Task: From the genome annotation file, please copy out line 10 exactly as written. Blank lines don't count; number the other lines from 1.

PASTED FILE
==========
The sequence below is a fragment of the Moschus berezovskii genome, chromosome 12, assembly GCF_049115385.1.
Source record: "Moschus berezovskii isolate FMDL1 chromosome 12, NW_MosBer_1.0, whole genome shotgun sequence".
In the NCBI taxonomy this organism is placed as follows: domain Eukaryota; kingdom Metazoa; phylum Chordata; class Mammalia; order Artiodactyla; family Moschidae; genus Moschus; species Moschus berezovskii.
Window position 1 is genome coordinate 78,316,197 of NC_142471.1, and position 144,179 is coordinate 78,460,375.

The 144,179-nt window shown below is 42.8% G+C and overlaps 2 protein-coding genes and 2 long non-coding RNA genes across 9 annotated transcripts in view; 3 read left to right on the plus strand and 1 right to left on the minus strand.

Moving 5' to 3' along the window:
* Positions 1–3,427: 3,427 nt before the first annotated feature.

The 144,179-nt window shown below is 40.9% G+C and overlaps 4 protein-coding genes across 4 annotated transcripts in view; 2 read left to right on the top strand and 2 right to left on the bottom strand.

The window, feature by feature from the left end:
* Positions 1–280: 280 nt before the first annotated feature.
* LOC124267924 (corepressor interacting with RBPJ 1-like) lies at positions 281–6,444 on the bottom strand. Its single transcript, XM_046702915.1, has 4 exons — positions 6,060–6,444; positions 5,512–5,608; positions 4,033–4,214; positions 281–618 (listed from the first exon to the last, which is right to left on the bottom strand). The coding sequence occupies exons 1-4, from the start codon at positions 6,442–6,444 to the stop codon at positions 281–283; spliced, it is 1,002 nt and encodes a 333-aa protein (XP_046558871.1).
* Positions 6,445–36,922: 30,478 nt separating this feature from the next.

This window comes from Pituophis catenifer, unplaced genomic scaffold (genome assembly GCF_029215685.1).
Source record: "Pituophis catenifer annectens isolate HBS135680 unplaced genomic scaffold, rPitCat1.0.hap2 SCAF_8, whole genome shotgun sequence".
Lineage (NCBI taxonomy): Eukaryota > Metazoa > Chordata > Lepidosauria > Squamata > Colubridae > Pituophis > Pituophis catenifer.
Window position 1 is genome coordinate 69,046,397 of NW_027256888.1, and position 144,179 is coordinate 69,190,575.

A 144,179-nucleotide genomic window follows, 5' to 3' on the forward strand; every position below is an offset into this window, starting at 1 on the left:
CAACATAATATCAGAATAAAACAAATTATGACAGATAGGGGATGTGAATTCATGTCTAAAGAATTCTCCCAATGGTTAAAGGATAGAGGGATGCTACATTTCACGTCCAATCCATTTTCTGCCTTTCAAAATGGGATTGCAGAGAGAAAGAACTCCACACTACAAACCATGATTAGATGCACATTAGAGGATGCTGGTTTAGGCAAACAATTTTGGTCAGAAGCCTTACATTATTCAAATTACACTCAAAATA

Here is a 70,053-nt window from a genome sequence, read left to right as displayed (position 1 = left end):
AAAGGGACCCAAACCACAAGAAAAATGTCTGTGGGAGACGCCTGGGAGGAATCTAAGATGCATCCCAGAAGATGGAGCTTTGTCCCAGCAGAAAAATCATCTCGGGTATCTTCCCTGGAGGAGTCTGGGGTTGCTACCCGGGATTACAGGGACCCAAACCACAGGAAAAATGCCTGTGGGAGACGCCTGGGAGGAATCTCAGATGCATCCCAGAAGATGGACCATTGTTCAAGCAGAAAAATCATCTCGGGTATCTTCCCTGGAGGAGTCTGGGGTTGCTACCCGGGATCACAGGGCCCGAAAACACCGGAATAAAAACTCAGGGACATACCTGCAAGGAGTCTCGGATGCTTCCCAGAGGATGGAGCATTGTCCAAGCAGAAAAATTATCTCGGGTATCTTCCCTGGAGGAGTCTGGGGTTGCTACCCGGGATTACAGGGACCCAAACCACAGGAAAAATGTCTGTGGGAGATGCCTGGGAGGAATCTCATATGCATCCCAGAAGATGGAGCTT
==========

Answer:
* Positions 1–280: 280 nt before the first annotated feature.